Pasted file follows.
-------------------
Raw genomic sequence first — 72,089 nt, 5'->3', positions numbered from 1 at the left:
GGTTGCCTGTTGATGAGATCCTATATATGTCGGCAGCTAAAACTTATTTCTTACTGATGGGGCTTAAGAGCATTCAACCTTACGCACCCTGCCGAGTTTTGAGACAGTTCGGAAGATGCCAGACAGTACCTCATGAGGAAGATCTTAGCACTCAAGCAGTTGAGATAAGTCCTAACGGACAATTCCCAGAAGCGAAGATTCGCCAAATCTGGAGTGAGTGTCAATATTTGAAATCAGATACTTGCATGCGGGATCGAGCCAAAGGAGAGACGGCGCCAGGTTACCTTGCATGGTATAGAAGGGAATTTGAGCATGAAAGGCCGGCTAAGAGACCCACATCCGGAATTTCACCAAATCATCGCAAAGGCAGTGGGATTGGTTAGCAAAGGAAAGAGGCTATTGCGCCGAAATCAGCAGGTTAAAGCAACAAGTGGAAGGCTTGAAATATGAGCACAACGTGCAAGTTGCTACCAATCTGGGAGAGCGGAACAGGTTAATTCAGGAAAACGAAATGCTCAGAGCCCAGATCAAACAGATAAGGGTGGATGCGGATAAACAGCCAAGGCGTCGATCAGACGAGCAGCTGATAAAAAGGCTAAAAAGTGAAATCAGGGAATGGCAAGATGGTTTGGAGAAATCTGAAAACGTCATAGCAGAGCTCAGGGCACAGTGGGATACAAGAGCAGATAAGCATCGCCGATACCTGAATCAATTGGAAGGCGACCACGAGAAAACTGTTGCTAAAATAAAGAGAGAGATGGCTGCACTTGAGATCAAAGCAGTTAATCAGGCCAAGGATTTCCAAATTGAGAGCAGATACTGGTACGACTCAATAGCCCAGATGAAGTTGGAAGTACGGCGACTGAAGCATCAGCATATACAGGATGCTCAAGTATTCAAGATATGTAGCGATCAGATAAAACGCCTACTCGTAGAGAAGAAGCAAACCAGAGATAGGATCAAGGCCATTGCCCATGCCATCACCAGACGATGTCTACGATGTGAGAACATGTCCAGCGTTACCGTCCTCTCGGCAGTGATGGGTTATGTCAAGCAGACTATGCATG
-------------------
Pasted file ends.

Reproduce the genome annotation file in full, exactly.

Raw genomic sequence first — 72,089 nt, 5'->3', positions numbered from 1 at the left:
GGTTGCCTGTTGATGAGATCCTATATATGTCGGCAGCTAAAACTTATTTCTTACTGATGGGGCTTAAGAGCATTCAACCTTACGCACCCTGCCGAGTTTTGAGACAGTTCGGAAGATGCCAGACAGTACCTCATGAGGAAGATCTTAGCACTCAAGCAGTTGAGATAAGTCCTAACGGACAATTCCCAGAAGCGAAGATTCGCCAAATCTGGAGTGAGTGTCAATATTTGAAATCAGATACTTGCATGCGGGATCGAGCCAAAGGAGAGACGGCGCCAGGTTACCTTGCATGGTATAGAAGGGAATTTGAGCATGAAAGGCCGGCTAAGAGACCCACATCCGGAATTTCACCAAATCATCGCAAAGGCAGTGGGATTGGTTAGCAAAGGAAAGAGGCTATTGCGCCGAAATCAGCAGGTTAAAGCAACAAGTGGAAGGCTTGAAATATGAGCACAACGTGCAAGTTGCTACCAATCTGGGAGAGCGGAACAGGTTAATTCAGGAAAACGAAATGCTCAGAGCCCAGATCAAACAGATAAGGGTGGATGCGGATAAACAGCCAAGGCGTCGATCAGACGAGCAGCTGATAAAAAGGCTAAAAAGTGAAATCAGGGAATGGCAAGATGGTTTGGAGAAATCTGAAAACGTCATAGCAGAGCTCAGGGCACAGTGGGATACAAGAGCAGATAAGCATCGCCGATACCTGAATCAATTGGAAGGCGACCACGAGAAAACTGTTGCTAAAATAAAGAGAGAGATGGCTGCACTTGAGATCAAAGCAGTTAATCAGGCCAAGGATTTCCAAATTGAGAGCAGATACTGGTACGACTCAATAGCCCAGATGAAGTTGGAAGTACGGCGACTGAAGCATCAGCATATACAGGATGCTCAAGTATTCAAGATATGTAGCGATCAGATAAAACGCCTACTCGTAGAGAAGAAGCAAACCAGAGATAGGATCAAGGCCATTGCCCATGCCATCACCAGACGATGTCTACGATGTGAGAACATGTCCAGCGTTACCGTCCTCTCGGCAGTGATGGGTTATGTCAAGCAGACTATGCATG